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Old Jan 19, 2004, 2:46 PM   #1
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Default What color space to use in Digi Rebel

What color space is best to use (other than RAW) if all I will be printing is 8.5 x 11s on a current inkjet, such as the latest HPs, Cannons, or Epsons. The Default is sRGB. Some one said this has a limited color gamut and I should use Adobe RGB. Any suggestions? Will I be able to see the difference on a quality inkjet, using the manufactures recommend glossy paper, on a 8.5 x 11 print? ( I use Adobe CS to fine tune my prints).[/list]
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Old Jan 19, 2004, 9:25 PM   #2
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RAW is not a color space.

I use AdobeRGB as my default. If I am going to post a picture on the web, I convert it to sRGB. I don't know if that's the best way, it's just the way I do it
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Old Jan 19, 2004, 11:33 PM   #3
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This question is impossible to answer. It all depends on your workflow.

How familiar are you with color spaces, color correction etc etc? Is your monitor properly calibrated, preferrably with a hardware device like a Spider?

If the answer is, I don't know, or I don't have a calibrated monitor, leave it at sRGB and you'll get great pictures.

If you're interested in squeezing the most possible color out of your system, doing accurate photo editing on your PC, AND you care about the output of your printer (or printer lab) to color match what you see on your monitor, then the above topics become important.

To somewhat answer your question: Adobe RGB has a larger color gamut than sRGB. But not by that much. It is better at the saturated colors, especially the red / oranges. sRGB is matched to the 'typical' monitor (whatever that means) that people use to view images. Displaying an adobe RGB image on a non-calibrated monitor will likely result in flat colors. Also, to post your images on the web you will have to convert to sRGB.

Some links if you want to learn more:

Introduction to color management:

http://www.naturephotographers.net/mh1201-1.html

sRGB vs adobe RGB discussion:

http://forums.naturephotographers.ne...3941&m=6681047

You will need to register before you can read these discussions. The above thread will advice to use adobe RGB or even RAW, but remember those are professional photographers that know exactly what they are doing, and their income depends on the best possible picture quality. The way they get that is to have a complete adobe RGB or RAW workflow setup.

Personally to me it is not worth it and i shoot in sRGB, and keep my workflow in sRGB. I don't even own the full version of photoshop (only PSE that came with the camera). If I want a raw or Adobe RGB workflow I will buy photshop first, and learn to use that properly. However, I do have a spider to calibrate my monitor, and that I can recommend to anyone doing any editing on their images.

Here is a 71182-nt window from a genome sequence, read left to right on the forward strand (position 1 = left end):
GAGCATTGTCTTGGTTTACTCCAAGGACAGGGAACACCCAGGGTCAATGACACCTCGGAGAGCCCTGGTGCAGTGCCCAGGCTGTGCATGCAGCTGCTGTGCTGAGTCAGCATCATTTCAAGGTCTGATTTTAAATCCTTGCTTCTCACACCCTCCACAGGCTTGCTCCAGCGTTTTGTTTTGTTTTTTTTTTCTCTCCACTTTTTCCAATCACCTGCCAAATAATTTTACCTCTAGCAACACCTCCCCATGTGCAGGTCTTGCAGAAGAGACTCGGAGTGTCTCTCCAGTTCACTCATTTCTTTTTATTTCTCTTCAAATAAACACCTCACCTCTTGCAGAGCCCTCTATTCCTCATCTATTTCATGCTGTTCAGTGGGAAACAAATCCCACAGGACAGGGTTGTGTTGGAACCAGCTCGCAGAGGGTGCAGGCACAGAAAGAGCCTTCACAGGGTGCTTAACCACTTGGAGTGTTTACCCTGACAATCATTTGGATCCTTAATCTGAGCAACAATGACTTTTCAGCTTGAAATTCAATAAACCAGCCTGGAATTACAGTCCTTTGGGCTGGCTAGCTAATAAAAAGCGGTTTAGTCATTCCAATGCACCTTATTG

Anyways, my 2 cents.

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Old Jan 20, 2004, 10:16 AM   #4
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Thanks for the references!.

I did attempt on non-instrumented monitor calibration, using the software supplied with the monitor. Then I did the simple practical approach to color management. My goal was for my monitor to closely represent my printer output.

I took an image from my camera that had shadow detail, a wide range of colors, flesh tones, and good latitude and printed it, without any software processing, in the default modes for the printer and camera. I then fine adjusted the monitors gamma and color balance until it looked as close to the print as possible. Now when I use that printer, and the same paper, I get at lest get predictable results.

I still am not certain which piece of hardware or software has precedence in the process, the video drivers, the embedded image info, monitor utilitly software, the photo processing software or the printer drivers and softare but ithis method seems to give me repeateable results. Some place to start experimenting with.

I will just use the tried and tested method of experimneting, and have fun on the journey. That's what a hobby is about.

Thanks for the practical adivce. now off to more reading and testing......
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Old Jan 20, 2004, 11:56 AM   #5
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You're welcome!

What you did (match your monitor to your printer) will work, obviously. But you now have a monitor setting that is non-standard. Any image edited on your system might look totally off viewed by someone else. It can also be off if you ever send it to a different printer (have a poster made at a photo lab, for example).

The good thing about having a properly calibrated monitor is that you can work in a standard color space and know that the colors you see are 'real'. Thus you can work in, for example, sRGB, and edit in that color space. Then, the resulting edited file will show up the same on any other properly calibrated output device. Be it a printer, or any other monitor. You do need to use a program like PS or PSE that actually has proper color management support built-in.

You can find all about color profiles at the ICC website: www.color.org. You might want to start reading here http://www.color.org/slidepres.html

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